2012 One of the Most Active Hurricane Seasons
2012: A Year of Weather Extremes
This year's hurricane season officially ends today (Nov. 30) and will be remembered primarily for Hurricane Sandy, for obvious reasons. But Sandy was only the last hurricane in a very active — and unusual — season.
One of the busiest on record, the 2012 season also saw weaker-than-average cyclones and began earlier than usual, said Brian McNoldy, a researcher at the University of Miami.
There were 19 named tropical storms this year in the Atlantic Ocean basin tying 2012 at third for most named-storms in recorded history, McNoldy told OurAmazingPlanet. The top spot goes to the 2005 season, which saw 28 named storms. A storm is named once it attains tropical storm status, defined as a rotating, organized storm with maximum sustained winds of at least 39 mph (63 kph). [In Images: Hurricane Season 2012]
Two storms, Alberto and Beryl, spun up this spring before the official hurricane season start date of June 1, an unusual occurrence, McNoldy said. These resulted from warmer-than-average surface temperatures throughout the Atlantic. Beryl was the earliest second-named storm of any season since record keeping began in 1950, according to government records. (The official start date is a human-imposed one based on statistical averages of hurricane season starts. Likewise, another hurricane could arise after today's season end, although it isn't likely.)
Over the last 30 years, an average of 12.1 named storms, 6.4 hurricanes and 2.7 major hurricanes have occurred per year, McNoldy said. This year, 10 hurricanes appeared, but only one of them, Hurricane Michael, grew intense enough to rank as major (defined as Category 3 or stronger on the Saffir-Simpson scale). And Hurricane Michael only maintained this level of intensity for six hours, McNoldy said.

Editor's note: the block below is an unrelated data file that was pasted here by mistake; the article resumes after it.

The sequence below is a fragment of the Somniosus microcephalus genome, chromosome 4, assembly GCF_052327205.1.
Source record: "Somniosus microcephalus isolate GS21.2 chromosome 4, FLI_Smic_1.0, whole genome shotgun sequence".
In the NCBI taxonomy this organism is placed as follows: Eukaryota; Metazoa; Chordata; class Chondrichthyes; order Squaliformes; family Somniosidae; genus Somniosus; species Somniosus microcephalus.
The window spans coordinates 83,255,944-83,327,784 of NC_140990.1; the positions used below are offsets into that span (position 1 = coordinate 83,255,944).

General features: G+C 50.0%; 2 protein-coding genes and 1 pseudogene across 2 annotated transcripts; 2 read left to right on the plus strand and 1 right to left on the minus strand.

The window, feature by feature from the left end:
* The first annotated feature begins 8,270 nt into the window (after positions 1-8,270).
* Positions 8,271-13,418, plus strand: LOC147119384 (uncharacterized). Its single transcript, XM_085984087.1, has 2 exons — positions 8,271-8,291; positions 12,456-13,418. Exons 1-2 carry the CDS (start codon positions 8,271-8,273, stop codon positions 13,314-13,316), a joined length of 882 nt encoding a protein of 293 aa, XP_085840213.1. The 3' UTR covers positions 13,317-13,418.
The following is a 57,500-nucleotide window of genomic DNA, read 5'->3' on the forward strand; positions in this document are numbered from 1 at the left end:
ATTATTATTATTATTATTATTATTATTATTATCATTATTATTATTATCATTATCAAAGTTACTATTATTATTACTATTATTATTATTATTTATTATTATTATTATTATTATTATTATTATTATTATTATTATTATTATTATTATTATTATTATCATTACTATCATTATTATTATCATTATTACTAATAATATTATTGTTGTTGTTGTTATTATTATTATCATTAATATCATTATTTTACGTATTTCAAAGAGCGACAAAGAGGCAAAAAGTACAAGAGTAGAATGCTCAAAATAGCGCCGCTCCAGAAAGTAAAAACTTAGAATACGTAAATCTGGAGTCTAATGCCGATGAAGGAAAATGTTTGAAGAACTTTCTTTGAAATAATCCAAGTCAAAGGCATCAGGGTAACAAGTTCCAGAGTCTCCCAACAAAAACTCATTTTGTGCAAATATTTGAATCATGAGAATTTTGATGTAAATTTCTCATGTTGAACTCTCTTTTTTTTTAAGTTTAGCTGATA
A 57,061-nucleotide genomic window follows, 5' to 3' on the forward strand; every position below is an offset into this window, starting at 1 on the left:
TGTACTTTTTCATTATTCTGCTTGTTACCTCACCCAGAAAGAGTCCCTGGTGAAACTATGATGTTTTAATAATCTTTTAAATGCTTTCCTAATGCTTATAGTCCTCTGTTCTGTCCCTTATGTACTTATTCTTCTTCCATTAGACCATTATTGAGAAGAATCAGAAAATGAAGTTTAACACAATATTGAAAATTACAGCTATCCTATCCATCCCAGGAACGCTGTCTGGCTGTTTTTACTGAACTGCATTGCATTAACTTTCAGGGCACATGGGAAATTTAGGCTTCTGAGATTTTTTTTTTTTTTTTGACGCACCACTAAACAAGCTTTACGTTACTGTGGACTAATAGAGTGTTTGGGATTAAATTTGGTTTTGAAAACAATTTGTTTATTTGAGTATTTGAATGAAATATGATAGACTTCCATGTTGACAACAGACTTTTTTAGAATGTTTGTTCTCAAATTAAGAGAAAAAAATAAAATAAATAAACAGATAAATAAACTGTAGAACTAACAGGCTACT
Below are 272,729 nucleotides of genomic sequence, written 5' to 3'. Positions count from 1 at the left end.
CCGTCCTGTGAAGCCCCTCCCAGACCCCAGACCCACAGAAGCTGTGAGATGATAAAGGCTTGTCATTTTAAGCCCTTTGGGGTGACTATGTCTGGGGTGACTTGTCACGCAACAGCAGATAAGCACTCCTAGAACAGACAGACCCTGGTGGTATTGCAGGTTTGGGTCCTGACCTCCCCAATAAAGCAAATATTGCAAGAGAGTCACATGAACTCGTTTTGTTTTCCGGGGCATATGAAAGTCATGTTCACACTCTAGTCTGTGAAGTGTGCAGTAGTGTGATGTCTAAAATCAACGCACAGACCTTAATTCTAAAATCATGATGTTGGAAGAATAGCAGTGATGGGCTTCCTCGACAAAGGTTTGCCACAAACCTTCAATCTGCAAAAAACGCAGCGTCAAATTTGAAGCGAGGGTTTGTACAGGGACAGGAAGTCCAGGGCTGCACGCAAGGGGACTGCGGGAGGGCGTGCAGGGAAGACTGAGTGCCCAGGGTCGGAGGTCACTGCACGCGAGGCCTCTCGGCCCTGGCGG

In fact, the United States has not been hit with a major hurricane since 2005, by far the longest respite on record, according to McNoldy.
While major hurricanes were scarce this year, storms still caused major damage, particularly Hurricane Sandy. That storm killed 125 people in the United States, and another 71 people in the Caribbean, including 54 in Haiti, according to the Associated Press. Hurricane Isaac also walloped the South in late August, causing a storm surge of up to 11 feet (3 meters) in some areas. Mainly, though, it poured down rain, dropping some 23 inches (58 centimeters) near Gretna, La., for example, according to the National Hurricane Center.
Blame it on the heat
The large number of hurricanes seen this season resulted, in part, from above-average surface temperatures throughout the Atlantic, conditions which help cyclones form, said Jeff Weber, a scientist with the University Corporation for Atmospheric Research in Boulder, Colo. Temperatures reached about 6 degrees Fahrenheit (3 degrees Celsius) above average this summer, he said.
However, air higher up in the atmosphere also got warmer than usual. This helped to cap the storms' strength, McNoldy said; hurricanes intensify the most when the upper atmosphere stays cool. The difference between the warm surface and cool atmosphere provides strength to cyclones, which function like giant heat engines, he said.
Nevertheless, this year's storms still packed a punch. Scientists use Accumulated Cyclone Energy, or ACE, to measure the intensity of a hurricane season; the measure quantifies the amount of energy contained in cyclonic winds, taking into account the number, duration and intensity of storms. The 2012 season finished with an ACE of 126.2, or about 137 percent of an average season. The median value from 1951 to 2010 is 92.4, as McNoldy noted in a piece he wrote for the Capital Weather Gang.